Bump on Bottom of Foot
Lumps refer to the emergence of localized swellings on our body; they can manifest themselves anywhere from the top of the head to the tip of the toe. Generally, people pay more attention to the sort of lumps that appear on the head, due to the proximity to our critical organs. But a hard bump on bottom of foot is just as deserving of your attention because of the part it plays in terms of your overall well-being. In this article, we will examine those bumps on bottom of feet, spanning from toe to heel.
1. Lumps Appearing on Bottom of the Big Toe
This describes the area of skin that has become thick and hard after being subjected to continual pressure or friction (as a result of walking or running). Sometimes, a hard lump can appear just beneath this callused area at the bottom of the big toe. It is most likely caused by the restriction in movement of the big toe joint as we engage in walking or running. Just imagine this: if the joint is restricted in its movement, the big toe joint will have difficulty bending upwards as we lift our heels off the ground in the course of walking or running. The natural result is, of course, that excessive pressure is applied onto the bottom of the big toe. This would in turn lead to further growth of the bone in the affected area and the creation of even more pressure on this trouble spot. One other explanation that describes the condition is that there is a new or extra bone or piece of cartilage surrounding the region. Irrespective of what it is, the root cause is when the big toe joint is deprived of the necessary room for movement; the affected area will become enlarged and painful, and a bump in bottom of feet is observed.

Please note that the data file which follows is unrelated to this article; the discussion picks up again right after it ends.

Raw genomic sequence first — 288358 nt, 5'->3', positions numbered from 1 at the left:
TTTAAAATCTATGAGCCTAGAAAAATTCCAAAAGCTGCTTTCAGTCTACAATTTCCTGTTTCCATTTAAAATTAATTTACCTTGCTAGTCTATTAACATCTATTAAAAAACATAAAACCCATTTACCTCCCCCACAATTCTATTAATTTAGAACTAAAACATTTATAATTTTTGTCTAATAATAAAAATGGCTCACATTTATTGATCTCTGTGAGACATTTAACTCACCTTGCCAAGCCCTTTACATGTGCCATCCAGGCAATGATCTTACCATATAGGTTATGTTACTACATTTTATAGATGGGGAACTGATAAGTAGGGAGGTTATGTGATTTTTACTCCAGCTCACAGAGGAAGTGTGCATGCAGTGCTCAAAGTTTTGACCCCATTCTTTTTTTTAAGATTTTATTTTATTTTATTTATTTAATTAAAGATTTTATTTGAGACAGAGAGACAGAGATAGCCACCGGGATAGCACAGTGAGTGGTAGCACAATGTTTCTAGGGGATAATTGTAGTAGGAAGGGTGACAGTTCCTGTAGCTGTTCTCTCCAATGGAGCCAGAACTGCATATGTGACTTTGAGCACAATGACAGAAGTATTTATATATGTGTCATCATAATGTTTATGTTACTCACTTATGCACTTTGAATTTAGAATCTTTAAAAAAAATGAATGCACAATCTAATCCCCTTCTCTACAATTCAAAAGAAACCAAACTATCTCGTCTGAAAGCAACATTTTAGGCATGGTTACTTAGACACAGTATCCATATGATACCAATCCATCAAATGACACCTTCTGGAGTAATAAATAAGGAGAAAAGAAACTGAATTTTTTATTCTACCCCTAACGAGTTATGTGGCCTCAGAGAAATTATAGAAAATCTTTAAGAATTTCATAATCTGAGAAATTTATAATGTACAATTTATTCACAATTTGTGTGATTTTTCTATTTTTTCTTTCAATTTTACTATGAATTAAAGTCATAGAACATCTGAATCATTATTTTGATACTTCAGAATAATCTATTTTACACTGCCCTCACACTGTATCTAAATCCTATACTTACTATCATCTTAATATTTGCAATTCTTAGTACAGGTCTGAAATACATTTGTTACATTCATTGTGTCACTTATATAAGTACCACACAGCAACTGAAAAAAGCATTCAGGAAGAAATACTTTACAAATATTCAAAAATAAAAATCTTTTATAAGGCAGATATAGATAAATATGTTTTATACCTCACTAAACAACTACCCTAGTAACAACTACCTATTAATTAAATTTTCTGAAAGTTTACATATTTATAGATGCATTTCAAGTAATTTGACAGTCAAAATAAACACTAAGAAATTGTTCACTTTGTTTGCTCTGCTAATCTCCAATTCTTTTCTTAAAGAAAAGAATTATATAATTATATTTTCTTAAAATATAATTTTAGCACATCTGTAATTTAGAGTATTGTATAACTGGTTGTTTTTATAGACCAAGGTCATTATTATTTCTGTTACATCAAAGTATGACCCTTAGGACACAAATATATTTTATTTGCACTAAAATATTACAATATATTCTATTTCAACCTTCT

Diabetic patients should be particularly corset mindful about this condition. If this is left unchecked over time, the additional pressure could damage the joint, and, more seriously, ulcerate it. You can conduct the following simple test to determine if there is sufficient room for your big toe joint to move:
- Place yourself upright on top of a flat surface.
- Get a person to try to bend your big toe upward.
What effectively you will be looking for is the movement of the joint on the part where the toe connects to the foot, not the joint right in the middle of the toe. When there is difficulty in bringing the big toe upwards, this is a problem with the required motion. One important instruction in this test is that you have to apply pressure on the bottom of the feet (which explains why you have to be standing up). If you do this sitting down, you might get a sense of false comfort as your toe is likely to bend more easily without the extra pressure.
If you don't do anything about restricted movement of this joint, it could go on to develop an arthritic condition to your big toe. A soft bone could emerge and envelop the top of this joint. When this happens, it is referred to as hallux limitus or hallux rigidus.
There are two ways to treat the painful lesion around the affected area:
- corrective approach by employing a functional foot orthosis or